CBD, a cannabinoid like marijuana, has found commercial success in recent years even in states such as Kansas where marijuana remains illegal. CBD from hemp does not have the psychoactive effects of marijuana since it lacks THC, so it is unscheduled by the DEA. However, CBD extracted from marijuana can still contain psychoactive levels of THC and is a Schedule I Controlled Substance, so there remains confusion over how CBD should be regulated. State laws often leave distinctions unclear. For employers, treating CBD with THC like marijuana seems like a logical conclusion, but tread carefully and seek outside advice if CBD with THC becomes an issue in your workplace.
8. Crossing State Lines Doesn’t Have to Be Complicated.
Since Axcet HR Solutions primarily caters to the Kansas City Metropolitan area, a region that overlaps the border between Kansas and Missouri, we work with many businesses that employ workers who reside in another state. This can be confusing for employers trying to determine how they should set their marijuana policies: should they follow Kansas law or Missouri? In most cases, though, a business should follow the laws of the state it is located in. This means that residents of Missouri—a state where marijuana is legal for medical purposes—must follow Kansas marijuana laws while working in Kansas. Even if the Missouri resident has a medical marijuana prescription, it is still a Kansas employer’s prerogative to enforce zero-tolerance marijuana policies. For Kansas residents commuting to Missouri, matters are less complicated since they cannot obtain a medical marijuana prescription out-of-state. It is still worthwhile, though, to keep an eye on state laws. Laws seem certain to change and evolve in the near future.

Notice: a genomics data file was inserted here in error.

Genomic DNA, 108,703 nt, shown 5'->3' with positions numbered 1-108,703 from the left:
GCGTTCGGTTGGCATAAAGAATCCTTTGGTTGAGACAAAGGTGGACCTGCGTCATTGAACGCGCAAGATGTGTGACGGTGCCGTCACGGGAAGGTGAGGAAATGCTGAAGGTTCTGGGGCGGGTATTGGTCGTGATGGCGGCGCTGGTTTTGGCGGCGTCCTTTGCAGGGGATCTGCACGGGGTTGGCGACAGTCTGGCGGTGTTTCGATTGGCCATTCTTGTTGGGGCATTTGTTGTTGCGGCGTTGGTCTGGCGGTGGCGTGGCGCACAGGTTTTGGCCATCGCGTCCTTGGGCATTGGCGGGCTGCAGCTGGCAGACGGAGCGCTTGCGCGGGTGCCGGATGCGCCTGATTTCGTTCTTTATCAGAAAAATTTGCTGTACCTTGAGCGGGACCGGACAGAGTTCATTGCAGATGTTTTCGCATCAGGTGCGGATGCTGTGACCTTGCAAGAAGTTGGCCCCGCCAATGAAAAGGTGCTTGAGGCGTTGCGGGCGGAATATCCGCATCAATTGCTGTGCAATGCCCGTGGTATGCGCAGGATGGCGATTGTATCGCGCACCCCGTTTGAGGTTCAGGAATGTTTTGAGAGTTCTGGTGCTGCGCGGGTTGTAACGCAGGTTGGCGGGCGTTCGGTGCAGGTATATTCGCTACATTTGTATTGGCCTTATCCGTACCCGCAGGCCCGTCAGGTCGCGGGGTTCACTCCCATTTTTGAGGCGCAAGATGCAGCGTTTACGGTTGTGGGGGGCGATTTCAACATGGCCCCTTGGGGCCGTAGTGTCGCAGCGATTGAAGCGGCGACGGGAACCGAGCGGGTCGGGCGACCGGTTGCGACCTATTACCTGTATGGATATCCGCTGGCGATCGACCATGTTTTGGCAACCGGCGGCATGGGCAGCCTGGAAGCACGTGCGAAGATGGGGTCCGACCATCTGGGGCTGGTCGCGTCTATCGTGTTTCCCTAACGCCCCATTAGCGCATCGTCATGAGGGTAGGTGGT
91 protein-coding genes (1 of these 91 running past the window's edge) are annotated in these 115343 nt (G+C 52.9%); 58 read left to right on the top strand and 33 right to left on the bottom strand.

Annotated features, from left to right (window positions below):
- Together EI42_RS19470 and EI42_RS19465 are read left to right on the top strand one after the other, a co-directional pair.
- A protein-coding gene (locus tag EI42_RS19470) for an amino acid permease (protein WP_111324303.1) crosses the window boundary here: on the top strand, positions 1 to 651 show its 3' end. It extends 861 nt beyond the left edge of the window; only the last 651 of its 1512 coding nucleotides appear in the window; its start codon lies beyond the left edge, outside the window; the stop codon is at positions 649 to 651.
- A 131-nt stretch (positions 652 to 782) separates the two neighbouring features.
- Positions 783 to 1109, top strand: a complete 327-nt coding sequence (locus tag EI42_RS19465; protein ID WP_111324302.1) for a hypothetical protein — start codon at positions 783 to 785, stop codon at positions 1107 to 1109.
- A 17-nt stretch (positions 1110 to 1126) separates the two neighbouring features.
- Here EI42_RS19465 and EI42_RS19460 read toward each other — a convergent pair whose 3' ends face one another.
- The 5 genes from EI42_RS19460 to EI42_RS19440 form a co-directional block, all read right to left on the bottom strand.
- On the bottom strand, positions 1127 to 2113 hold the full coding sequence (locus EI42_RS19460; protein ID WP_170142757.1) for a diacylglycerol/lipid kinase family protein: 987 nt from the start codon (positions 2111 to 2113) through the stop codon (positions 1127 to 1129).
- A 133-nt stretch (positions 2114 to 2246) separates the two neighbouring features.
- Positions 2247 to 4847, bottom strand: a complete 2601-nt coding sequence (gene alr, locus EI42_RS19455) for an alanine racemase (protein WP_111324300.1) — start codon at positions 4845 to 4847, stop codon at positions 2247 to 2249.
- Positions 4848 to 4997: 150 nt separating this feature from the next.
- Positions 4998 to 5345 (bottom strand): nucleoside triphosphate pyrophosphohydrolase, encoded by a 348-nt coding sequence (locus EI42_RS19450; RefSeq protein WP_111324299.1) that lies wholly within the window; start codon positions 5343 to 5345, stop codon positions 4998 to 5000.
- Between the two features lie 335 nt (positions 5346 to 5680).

The information and materials on this site are provided for informational purposes only. They do not necessarily represent the position or opinions of Axcet HR Solutions or its employees, and they do not constitute legal advice. You should consult with a qualified lawyer of your choice who is familiar with all of the facts of your situation before making a decision about any legal matter.